Engel E., Galetovic A. (2013).

Urban transport: can public-private partnerships work?. World Bank, Washington, DC.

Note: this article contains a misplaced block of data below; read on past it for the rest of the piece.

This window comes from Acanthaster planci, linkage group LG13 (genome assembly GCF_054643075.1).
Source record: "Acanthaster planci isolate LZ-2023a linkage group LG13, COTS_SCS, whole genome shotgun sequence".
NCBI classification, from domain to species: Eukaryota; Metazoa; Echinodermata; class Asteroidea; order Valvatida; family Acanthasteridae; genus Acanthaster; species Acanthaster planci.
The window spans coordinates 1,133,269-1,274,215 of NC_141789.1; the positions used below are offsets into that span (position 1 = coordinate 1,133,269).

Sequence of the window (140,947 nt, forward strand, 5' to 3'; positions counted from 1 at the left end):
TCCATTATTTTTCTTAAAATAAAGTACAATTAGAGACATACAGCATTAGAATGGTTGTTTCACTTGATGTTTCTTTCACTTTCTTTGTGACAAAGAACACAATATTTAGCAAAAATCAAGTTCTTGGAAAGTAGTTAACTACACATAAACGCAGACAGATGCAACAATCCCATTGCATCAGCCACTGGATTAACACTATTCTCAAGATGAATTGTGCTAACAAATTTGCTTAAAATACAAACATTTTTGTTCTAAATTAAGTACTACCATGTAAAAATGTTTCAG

Cities exist, grow, and prosper because they take advantage of scale economies and specialization wrought by agglomeration. But output growth inevitably stresses transport infrastructure because production requires space and mobility. To prevent congestion from crowding out agglomeration benefits and to expand the supply of urban land, cities must invest in transport infrastructure. Building more infrastructures, especially highways, just fosters sprawl and fails to reduce congestion that people respond to more capacity by driving more and wasting even more time. In this view, a central task for policy makers and planners is to curb the preference for cars. Proponents of this view advocate subsidizing public transportation; enacting taxes and restrictions to raise the costs of owning and driving cars; and establishing zoning regulations to foster compact living, shrink the spatial distribution of activities, and reduce the number of vehicle trips. Yet urban planners often lack formal and real authority to cut through the bureaucratic web of multiple authorities and jurisdictions. Can public-private partnerships (PPPs) deal with these problems better than conventional public provision and ensure proper maintenance, timely expansion, and less congestion?, is discussed in this report.